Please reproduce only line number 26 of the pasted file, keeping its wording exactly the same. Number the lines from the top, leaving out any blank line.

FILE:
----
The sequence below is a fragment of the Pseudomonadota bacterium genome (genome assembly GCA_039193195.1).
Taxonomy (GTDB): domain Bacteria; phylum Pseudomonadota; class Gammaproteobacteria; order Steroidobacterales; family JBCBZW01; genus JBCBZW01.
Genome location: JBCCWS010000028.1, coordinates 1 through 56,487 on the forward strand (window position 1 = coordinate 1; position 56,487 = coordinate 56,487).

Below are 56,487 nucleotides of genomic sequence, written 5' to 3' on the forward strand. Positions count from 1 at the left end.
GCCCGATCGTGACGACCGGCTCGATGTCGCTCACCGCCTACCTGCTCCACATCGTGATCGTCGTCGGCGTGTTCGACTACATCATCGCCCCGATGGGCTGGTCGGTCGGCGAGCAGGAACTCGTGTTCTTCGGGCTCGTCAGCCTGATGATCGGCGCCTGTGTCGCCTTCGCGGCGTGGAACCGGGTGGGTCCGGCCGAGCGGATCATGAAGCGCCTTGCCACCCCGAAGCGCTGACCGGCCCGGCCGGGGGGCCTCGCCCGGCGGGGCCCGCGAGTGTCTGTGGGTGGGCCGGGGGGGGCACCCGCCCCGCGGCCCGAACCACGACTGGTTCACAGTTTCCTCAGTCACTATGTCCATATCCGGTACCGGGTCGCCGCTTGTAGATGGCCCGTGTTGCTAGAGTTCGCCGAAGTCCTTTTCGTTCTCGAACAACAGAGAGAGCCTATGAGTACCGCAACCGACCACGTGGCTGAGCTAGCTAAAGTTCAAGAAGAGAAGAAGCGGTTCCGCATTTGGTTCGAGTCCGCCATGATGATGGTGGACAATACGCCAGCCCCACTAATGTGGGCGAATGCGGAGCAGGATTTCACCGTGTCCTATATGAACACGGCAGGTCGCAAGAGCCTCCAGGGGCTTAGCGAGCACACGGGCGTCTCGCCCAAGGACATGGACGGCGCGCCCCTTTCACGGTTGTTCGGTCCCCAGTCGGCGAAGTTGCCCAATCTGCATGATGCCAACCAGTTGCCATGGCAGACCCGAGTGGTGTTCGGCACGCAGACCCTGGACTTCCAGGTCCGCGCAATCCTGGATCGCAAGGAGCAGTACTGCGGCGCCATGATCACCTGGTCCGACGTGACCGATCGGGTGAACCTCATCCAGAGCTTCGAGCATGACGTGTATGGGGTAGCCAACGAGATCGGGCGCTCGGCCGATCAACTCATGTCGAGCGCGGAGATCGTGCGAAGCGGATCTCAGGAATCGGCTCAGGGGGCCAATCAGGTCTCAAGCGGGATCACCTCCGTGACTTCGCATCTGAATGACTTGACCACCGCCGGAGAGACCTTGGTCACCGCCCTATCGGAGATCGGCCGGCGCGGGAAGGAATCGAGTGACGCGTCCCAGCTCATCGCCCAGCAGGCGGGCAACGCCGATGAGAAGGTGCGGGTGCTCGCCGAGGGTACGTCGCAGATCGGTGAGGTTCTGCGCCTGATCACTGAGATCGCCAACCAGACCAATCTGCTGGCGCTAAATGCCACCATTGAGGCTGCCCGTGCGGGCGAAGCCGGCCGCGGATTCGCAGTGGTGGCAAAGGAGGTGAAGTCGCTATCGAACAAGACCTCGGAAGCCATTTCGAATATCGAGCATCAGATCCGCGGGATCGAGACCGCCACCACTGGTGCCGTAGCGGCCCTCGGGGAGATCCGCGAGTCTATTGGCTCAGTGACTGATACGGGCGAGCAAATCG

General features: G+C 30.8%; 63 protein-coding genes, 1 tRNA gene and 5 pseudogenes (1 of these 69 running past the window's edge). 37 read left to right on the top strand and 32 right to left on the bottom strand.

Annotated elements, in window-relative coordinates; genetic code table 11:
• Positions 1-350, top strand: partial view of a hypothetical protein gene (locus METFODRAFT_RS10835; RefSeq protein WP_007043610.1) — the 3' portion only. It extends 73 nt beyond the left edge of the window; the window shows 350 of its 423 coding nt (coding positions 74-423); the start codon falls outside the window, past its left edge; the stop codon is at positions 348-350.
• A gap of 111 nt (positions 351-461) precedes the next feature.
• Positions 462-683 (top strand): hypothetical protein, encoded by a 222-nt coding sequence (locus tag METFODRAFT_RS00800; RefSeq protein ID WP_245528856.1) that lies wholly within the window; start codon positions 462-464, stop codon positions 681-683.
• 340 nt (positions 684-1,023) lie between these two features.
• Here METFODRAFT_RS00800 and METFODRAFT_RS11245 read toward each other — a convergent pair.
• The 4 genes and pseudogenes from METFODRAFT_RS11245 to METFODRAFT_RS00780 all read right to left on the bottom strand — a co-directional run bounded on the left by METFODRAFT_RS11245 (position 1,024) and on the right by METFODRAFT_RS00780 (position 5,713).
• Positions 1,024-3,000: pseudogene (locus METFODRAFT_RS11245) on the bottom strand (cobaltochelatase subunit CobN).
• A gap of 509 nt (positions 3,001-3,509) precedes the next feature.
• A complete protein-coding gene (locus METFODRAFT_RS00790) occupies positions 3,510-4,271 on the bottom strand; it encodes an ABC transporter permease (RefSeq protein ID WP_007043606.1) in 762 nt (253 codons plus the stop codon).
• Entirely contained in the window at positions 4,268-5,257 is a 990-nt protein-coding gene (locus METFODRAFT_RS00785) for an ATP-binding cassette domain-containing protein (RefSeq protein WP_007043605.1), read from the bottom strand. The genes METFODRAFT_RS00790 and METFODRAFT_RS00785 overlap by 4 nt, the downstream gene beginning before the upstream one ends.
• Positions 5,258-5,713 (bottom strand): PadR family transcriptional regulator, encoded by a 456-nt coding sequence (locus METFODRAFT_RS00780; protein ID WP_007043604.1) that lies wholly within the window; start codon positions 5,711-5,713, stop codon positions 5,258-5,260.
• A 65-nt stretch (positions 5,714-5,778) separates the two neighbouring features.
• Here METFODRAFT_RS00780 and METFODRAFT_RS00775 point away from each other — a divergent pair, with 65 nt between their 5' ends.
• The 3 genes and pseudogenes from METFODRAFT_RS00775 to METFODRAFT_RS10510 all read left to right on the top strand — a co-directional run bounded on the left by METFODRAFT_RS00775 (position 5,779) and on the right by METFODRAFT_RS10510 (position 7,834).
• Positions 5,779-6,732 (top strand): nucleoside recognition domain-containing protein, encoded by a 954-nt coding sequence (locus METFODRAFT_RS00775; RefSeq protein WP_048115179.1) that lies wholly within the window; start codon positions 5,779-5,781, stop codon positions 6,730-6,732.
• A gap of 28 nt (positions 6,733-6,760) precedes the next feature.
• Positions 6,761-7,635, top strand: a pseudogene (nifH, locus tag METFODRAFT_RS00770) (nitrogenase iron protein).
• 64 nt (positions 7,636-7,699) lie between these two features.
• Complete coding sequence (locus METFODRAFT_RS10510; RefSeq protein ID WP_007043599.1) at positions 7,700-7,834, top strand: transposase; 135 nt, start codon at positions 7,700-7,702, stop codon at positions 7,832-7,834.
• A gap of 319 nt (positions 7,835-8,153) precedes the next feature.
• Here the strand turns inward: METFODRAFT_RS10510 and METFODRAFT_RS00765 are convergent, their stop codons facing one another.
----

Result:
• Complete coding sequence (locus METFODRAFT_RS10510; RefSeq protein ID WP_007043599.1) at positions 7,700-7,834, top strand: transposase; 135 nt, start codon at positions 7,700-7,702, stop codon at positions 7,832-7,834.